Old VS New – A Wine and Music Analogy.

I started writing this little blurb about what actually constitutes old and new world wine a couple of days ago. Then I woke up a day and a half later, starving and with a million messages from my family, facedown on the keyboard having suffered a self-induced boredom coma that left me drooling on my desk… But now I’m back! And, after adjusting my premise to avoid passing on more of the aforementioned blackouts to anyone, have come up with a few thoughts that I think should be safe for public consumption.


What makes a wine “old world” or “new world?”

Mostly it is the country from which it is made. But, there’s more in the bottle than just that. (If you want a more standard definition of what it means to be old or new world Click Here)

The best analogy that I can think of is that “old world” wine tends to be derived from deeper tradition and have a more nebulous nature, like classical music. Whereas “new world” tends to be more overt and scientifically driven like that of more modern music. I’m talking since the invention of modern recording nearly 100 years ago. Of course there are exceptions to everything I’m going to say – but isn’t that the nature of both wine and music – seeking surprises and perfect moments of imperfection?

Classical music (let’s say orchestral, for the sake of this argument) is composed of much more ethereal tones and timbres that flow in and out of each other, drawing emotion from their listeners with nuance and subjective interpretation. It’s best expressed in live performance that allows for slight human variation while the field of sound is all encompassing and dense.

More modern music has a precise and scientific separation in the stereo (sometimes more like 5 or 7.1 sound) field where each instrument, like each flavor and aroma in wine, can be clearly identified. Also, the use of lyric has guided a more succinct and pointed interpretation of what emotion the music is trying to elicit. This doesn’t necessarily make it better. It’s just different. This comes with modern recording techniques in music as it does with modern winemaking technique in wine.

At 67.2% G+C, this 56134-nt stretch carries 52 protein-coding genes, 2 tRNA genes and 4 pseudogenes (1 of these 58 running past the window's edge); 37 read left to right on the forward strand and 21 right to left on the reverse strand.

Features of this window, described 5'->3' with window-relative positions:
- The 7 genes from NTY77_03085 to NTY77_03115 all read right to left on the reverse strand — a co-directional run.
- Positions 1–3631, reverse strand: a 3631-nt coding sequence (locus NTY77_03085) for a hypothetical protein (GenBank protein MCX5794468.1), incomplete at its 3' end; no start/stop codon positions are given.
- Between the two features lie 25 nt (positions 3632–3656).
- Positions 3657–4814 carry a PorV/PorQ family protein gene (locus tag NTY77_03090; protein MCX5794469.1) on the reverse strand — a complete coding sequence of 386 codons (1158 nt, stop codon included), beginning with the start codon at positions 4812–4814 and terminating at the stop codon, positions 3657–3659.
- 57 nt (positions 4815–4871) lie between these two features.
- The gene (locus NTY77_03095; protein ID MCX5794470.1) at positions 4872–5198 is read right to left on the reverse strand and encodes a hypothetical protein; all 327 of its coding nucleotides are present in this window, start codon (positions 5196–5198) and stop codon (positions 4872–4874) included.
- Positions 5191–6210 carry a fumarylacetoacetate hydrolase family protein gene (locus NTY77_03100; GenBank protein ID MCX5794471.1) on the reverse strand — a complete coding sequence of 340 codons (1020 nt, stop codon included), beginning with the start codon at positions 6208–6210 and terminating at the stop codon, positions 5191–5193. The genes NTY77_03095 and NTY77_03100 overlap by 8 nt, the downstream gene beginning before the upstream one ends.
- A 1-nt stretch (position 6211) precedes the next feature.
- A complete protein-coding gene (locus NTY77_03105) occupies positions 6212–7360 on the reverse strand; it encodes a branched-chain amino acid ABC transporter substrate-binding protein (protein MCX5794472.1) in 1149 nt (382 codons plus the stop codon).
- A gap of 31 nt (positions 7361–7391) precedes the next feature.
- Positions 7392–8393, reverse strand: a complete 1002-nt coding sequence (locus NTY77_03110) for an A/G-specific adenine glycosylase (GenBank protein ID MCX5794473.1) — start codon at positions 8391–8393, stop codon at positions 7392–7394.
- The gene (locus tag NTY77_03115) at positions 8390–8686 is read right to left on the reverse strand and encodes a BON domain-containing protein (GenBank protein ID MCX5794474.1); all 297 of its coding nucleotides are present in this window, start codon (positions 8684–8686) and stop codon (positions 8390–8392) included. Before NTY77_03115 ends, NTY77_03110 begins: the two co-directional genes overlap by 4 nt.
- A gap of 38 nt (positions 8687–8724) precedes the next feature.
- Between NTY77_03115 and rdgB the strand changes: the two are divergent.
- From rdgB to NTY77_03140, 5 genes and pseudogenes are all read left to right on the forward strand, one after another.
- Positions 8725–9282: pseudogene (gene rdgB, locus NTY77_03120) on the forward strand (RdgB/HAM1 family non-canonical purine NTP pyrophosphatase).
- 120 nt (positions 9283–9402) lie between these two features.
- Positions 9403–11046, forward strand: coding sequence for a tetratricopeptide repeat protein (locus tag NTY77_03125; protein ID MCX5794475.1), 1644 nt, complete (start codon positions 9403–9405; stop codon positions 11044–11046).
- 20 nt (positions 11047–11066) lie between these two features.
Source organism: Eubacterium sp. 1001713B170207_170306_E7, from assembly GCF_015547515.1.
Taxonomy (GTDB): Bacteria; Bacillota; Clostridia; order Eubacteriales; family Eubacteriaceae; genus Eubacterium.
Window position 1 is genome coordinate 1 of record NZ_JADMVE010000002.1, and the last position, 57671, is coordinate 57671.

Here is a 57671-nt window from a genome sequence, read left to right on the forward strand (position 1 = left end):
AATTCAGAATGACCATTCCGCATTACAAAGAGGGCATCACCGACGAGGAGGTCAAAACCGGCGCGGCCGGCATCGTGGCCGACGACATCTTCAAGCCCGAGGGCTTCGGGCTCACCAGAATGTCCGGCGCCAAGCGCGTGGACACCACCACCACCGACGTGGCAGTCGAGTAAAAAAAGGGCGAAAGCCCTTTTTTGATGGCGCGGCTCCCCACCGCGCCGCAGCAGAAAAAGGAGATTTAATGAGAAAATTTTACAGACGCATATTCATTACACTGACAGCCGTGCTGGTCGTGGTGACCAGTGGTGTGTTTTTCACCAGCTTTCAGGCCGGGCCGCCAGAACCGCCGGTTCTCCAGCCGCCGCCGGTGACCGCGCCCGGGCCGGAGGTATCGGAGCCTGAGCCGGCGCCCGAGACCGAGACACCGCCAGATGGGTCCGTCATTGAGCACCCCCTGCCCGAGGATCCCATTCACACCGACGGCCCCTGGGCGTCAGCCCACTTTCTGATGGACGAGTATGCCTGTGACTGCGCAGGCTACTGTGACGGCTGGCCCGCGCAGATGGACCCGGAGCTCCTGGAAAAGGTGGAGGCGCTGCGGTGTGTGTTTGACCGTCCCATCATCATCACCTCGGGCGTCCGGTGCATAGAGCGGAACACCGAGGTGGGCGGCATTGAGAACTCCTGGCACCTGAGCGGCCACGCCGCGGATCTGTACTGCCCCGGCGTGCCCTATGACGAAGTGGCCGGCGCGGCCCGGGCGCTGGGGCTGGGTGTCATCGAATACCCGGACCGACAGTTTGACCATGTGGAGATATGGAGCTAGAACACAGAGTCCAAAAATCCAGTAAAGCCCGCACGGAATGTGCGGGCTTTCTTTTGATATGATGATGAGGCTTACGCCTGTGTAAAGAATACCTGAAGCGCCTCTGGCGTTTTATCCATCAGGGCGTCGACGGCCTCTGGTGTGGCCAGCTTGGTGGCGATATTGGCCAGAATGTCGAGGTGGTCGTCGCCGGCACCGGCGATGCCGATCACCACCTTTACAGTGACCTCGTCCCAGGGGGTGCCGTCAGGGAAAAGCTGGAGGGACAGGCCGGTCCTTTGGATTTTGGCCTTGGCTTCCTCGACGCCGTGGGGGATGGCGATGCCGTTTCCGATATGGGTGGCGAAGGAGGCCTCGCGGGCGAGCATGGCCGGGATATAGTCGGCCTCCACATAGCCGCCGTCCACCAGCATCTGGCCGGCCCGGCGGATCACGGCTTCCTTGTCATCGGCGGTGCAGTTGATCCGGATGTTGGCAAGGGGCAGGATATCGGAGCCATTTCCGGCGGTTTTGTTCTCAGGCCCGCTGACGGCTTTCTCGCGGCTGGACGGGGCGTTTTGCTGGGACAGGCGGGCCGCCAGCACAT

Classical music usually sits very happily within the constraints of traditional western music theory, while experimentation and invention using all degrees of modern tech are staples in more modern “new world” music.

Modern methods of “post-production” have changed the way both music and wine are produced. Bottle/performance variability has lessened and the production of both has become more sterile and easily achievable.

I think its really important to remember that all wine and music was “new” at some point. And it’s only a matter of time before generations are looking back at any style with nostalgic appreciation for its infancy and emergence.

Drink well and better.

Your friendly neighbourhood Sommelier,

J Corey Evans